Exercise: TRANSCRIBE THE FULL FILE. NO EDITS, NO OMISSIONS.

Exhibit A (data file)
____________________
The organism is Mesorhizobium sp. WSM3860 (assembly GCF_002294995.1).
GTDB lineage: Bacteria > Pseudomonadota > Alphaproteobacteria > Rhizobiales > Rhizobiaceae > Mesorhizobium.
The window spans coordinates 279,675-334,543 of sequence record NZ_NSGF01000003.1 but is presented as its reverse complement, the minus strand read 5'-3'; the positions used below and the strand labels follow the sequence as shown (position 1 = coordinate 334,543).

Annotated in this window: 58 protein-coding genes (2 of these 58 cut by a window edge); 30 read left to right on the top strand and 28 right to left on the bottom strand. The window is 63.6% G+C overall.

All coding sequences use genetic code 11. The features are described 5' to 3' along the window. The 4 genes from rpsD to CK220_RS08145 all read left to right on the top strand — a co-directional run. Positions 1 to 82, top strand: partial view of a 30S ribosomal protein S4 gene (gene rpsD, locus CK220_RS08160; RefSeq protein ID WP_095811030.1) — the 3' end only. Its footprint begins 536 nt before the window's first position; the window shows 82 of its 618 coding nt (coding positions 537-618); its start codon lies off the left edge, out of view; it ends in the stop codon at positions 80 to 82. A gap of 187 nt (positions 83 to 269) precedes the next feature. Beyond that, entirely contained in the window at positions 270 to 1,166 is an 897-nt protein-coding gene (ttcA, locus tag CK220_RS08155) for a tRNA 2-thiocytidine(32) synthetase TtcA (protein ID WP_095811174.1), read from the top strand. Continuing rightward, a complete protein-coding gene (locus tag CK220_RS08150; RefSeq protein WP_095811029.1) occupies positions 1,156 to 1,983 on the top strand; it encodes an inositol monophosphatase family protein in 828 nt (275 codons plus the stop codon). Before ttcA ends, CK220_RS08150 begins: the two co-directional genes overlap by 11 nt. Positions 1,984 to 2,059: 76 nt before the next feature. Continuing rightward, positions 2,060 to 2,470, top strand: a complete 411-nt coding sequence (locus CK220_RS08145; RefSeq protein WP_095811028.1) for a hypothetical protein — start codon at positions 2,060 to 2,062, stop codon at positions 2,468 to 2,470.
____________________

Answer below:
The organism is Mesorhizobium sp. WSM3860 (assembly GCF_002294995.1).
GTDB lineage: Bacteria > Pseudomonadota > Alphaproteobacteria > Rhizobiales > Rhizobiaceae > Mesorhizobium.
The window spans coordinates 279,675-334,543 of sequence record NZ_NSGF01000003.1 but is presented as its reverse complement, the minus strand read 5'-3'; the positions used below and the strand labels follow the sequence as shown (position 1 = coordinate 334,543).

Annotated in this window: 58 protein-coding genes (2 of these 58 cut by a window edge); 30 read left to right on the top strand and 28 right to left on the bottom strand. The window is 63.6% G+C overall.

All coding sequences use genetic code 11. The features are described 5' to 3' along the window. The 4 genes from rpsD to CK220_RS08145 all read left to right on the top strand — a co-directional run. Positions 1 to 82, top strand: partial view of a 30S ribosomal protein S4 gene (gene rpsD, locus CK220_RS08160; RefSeq protein ID WP_095811030.1) — the 3' end only. Its footprint begins 536 nt before the window's first position; the window shows 82 of its 618 coding nt (coding positions 537-618); its start codon lies off the left edge, out of view; it ends in the stop codon at positions 80 to 82. A gap of 187 nt (positions 83 to 269) precedes the next feature. Beyond that, entirely contained in the window at positions 270 to 1,166 is an 897-nt protein-coding gene (ttcA, locus tag CK220_RS08155) for a tRNA 2-thiocytidine(32) synthetase TtcA (protein ID WP_095811174.1), read from the top strand. Continuing rightward, a complete protein-coding gene (locus tag CK220_RS08150; RefSeq protein WP_095811029.1) occupies positions 1,156 to 1,983 on the top strand; it encodes an inositol monophosphatase family protein in 828 nt (275 codons plus the stop codon). Before ttcA ends, CK220_RS08150 begins: the two co-directional genes overlap by 11 nt. Positions 1,984 to 2,059: 76 nt before the next feature. Continuing rightward, positions 2,060 to 2,470, top strand: a complete 411-nt coding sequence (locus CK220_RS08145; RefSeq protein WP_095811028.1) for a hypothetical protein — start codon at positions 2,060 to 2,062, stop codon at positions 2,468 to 2,470.